The wishes of the urban residents have been taken into account, for example, in the development of Barcelona’s Superilla neighbourhoods. The blocks planned in the mid-19th century by Ildefons Cerdà in the city’s Eixample district have been developed, together with local residents, to make them more pleasant for pedestrians and to offer functions the users have wished for. The locals have been involved, for example, in the planning of the Sant Antoni neighbourhood, where special attention was paid to the voices of minorities.

In Finland, a new type of participation model was implemented in Tampere’s Hiedanranta district, where the inhabitants were involved in the further development of the master plan right after the ideas competition organised in 2016 for the planning of the area had been resolved. In the workshops consisting of local residents, architects, urban planners and researchers, the concept of a new kind of urban living was devised, from which ideas were later drawn for the zoning of the area.

Involving the city’s inhabitants in the planning process requires solid background work, so that the participants would represent a diverse selection of their residential area, and so that the information received from them could be suitably included in the plan. Examples from around the world remind us that when renovating neighbourhoods, an effective way to get the approval of the locals for the changes is their participation in the planning process as early as possible.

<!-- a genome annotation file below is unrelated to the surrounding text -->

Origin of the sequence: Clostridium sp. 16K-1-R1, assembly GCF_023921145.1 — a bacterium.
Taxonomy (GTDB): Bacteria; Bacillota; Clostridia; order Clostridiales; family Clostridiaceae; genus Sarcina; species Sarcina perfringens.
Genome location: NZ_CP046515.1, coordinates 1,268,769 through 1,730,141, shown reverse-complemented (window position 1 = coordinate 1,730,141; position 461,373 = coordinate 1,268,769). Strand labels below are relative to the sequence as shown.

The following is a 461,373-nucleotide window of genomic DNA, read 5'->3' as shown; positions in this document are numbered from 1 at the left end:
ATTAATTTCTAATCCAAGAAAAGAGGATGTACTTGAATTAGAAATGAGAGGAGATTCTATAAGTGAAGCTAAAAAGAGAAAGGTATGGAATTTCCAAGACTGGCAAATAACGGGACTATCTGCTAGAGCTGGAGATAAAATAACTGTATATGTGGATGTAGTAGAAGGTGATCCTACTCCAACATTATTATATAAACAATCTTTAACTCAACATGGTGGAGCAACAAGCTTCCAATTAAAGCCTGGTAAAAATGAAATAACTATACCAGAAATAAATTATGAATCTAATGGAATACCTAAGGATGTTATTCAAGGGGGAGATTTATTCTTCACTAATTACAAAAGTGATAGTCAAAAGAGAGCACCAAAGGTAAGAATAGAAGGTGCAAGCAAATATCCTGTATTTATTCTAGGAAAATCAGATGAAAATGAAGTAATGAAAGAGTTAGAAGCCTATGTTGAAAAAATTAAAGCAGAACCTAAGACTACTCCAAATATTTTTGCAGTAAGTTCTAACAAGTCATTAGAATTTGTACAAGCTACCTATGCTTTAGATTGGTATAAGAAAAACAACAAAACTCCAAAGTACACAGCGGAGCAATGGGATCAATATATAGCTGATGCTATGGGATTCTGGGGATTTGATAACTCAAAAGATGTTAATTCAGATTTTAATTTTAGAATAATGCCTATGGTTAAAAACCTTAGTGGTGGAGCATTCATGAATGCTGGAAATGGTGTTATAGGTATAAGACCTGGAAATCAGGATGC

Local communities offer a remedy for a society that exhausts an increasing number of people and where people more often meet each other only virtually. Social capital stemming from existing communities should be taken into account when making urban reforms. Permanent neighbourhood networks can alleviate loneliness by providing meaningful daily encounters. Also, changing one’s lifestyle to a more ecological one would go more smoothly if a broader selection of all of us, those whose everyday life will be affected by the changes, would participate in envisioning a sustainable urban life. ↙

Architect interested in equality in urban environments.